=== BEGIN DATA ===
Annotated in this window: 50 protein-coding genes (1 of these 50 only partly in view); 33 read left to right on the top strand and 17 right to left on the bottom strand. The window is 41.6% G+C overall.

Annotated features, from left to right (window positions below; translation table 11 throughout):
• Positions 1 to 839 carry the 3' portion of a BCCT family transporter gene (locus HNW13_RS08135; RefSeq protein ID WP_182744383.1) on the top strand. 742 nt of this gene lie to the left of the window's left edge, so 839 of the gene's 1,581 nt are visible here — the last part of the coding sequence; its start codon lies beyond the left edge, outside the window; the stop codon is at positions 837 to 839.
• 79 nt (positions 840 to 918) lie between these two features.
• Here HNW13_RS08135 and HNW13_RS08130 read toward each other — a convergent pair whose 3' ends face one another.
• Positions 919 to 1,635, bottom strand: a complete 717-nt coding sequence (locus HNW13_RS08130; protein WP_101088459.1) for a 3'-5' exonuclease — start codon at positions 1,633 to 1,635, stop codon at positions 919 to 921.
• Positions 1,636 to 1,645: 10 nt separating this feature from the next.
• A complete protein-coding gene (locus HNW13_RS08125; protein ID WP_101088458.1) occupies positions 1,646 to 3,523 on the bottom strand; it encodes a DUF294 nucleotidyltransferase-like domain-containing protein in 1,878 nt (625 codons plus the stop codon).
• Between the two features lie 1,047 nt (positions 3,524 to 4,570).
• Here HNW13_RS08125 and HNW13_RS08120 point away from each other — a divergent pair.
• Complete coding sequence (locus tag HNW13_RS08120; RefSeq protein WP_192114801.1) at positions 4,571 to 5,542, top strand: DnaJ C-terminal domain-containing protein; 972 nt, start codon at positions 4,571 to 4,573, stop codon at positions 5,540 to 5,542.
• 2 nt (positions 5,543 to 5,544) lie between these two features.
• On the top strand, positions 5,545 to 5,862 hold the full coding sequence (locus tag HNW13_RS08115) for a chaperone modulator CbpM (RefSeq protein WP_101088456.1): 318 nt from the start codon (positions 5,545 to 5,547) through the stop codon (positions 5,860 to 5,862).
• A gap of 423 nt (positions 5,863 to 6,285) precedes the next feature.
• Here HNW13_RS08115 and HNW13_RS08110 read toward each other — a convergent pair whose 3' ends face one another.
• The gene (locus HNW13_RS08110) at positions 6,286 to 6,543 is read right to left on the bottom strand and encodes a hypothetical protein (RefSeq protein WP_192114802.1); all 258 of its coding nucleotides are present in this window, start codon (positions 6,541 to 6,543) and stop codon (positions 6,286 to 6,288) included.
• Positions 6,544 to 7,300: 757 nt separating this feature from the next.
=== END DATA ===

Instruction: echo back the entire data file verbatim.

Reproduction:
Annotated in this window: 50 protein-coding genes (1 of these 50 only partly in view); 33 read left to right on the top strand and 17 right to left on the bottom strand. The window is 41.6% G+C overall.

Annotated features, from left to right (window positions below; translation table 11 throughout):
• Positions 1 to 839 carry the 3' portion of a BCCT family transporter gene (locus HNW13_RS08135; RefSeq protein ID WP_182744383.1) on the top strand. 742 nt of this gene lie to the left of the window's left edge, so 839 of the gene's 1,581 nt are visible here — the last part of the coding sequence; its start codon lies beyond the left edge, outside the window; the stop codon is at positions 837 to 839.
• 79 nt (positions 840 to 918) lie between these two features.
• Here HNW13_RS08135 and HNW13_RS08130 read toward each other — a convergent pair whose 3' ends face one another.
• Positions 919 to 1,635, bottom strand: a complete 717-nt coding sequence (locus HNW13_RS08130; protein WP_101088459.1) for a 3'-5' exonuclease — start codon at positions 1,633 to 1,635, stop codon at positions 919 to 921.
• Positions 1,636 to 1,645: 10 nt separating this feature from the next.
• A complete protein-coding gene (locus HNW13_RS08125; protein ID WP_101088458.1) occupies positions 1,646 to 3,523 on the bottom strand; it encodes a DUF294 nucleotidyltransferase-like domain-containing protein in 1,878 nt (625 codons plus the stop codon).
• Between the two features lie 1,047 nt (positions 3,524 to 4,570).
• Here HNW13_RS08125 and HNW13_RS08120 point away from each other — a divergent pair.
• Complete coding sequence (locus tag HNW13_RS08120; RefSeq protein WP_192114801.1) at positions 4,571 to 5,542, top strand: DnaJ C-terminal domain-containing protein; 972 nt, start codon at positions 4,571 to 4,573, stop codon at positions 5,540 to 5,542.
• 2 nt (positions 5,543 to 5,544) lie between these two features.
• On the top strand, positions 5,545 to 5,862 hold the full coding sequence (locus tag HNW13_RS08115) for a chaperone modulator CbpM (RefSeq protein WP_101088456.1): 318 nt from the start codon (positions 5,545 to 5,547) through the stop codon (positions 5,860 to 5,862).
• A gap of 423 nt (positions 5,863 to 6,285) precedes the next feature.
• Here HNW13_RS08115 and HNW13_RS08110 read toward each other — a convergent pair whose 3' ends face one another.
• The gene (locus HNW13_RS08110) at positions 6,286 to 6,543 is read right to left on the bottom strand and encodes a hypothetical protein (RefSeq protein WP_192114802.1); all 258 of its coding nucleotides are present in this window, start codon (positions 6,541 to 6,543) and stop codon (positions 6,286 to 6,288) included.
• Positions 6,544 to 7,300: 757 nt separating this feature from the next.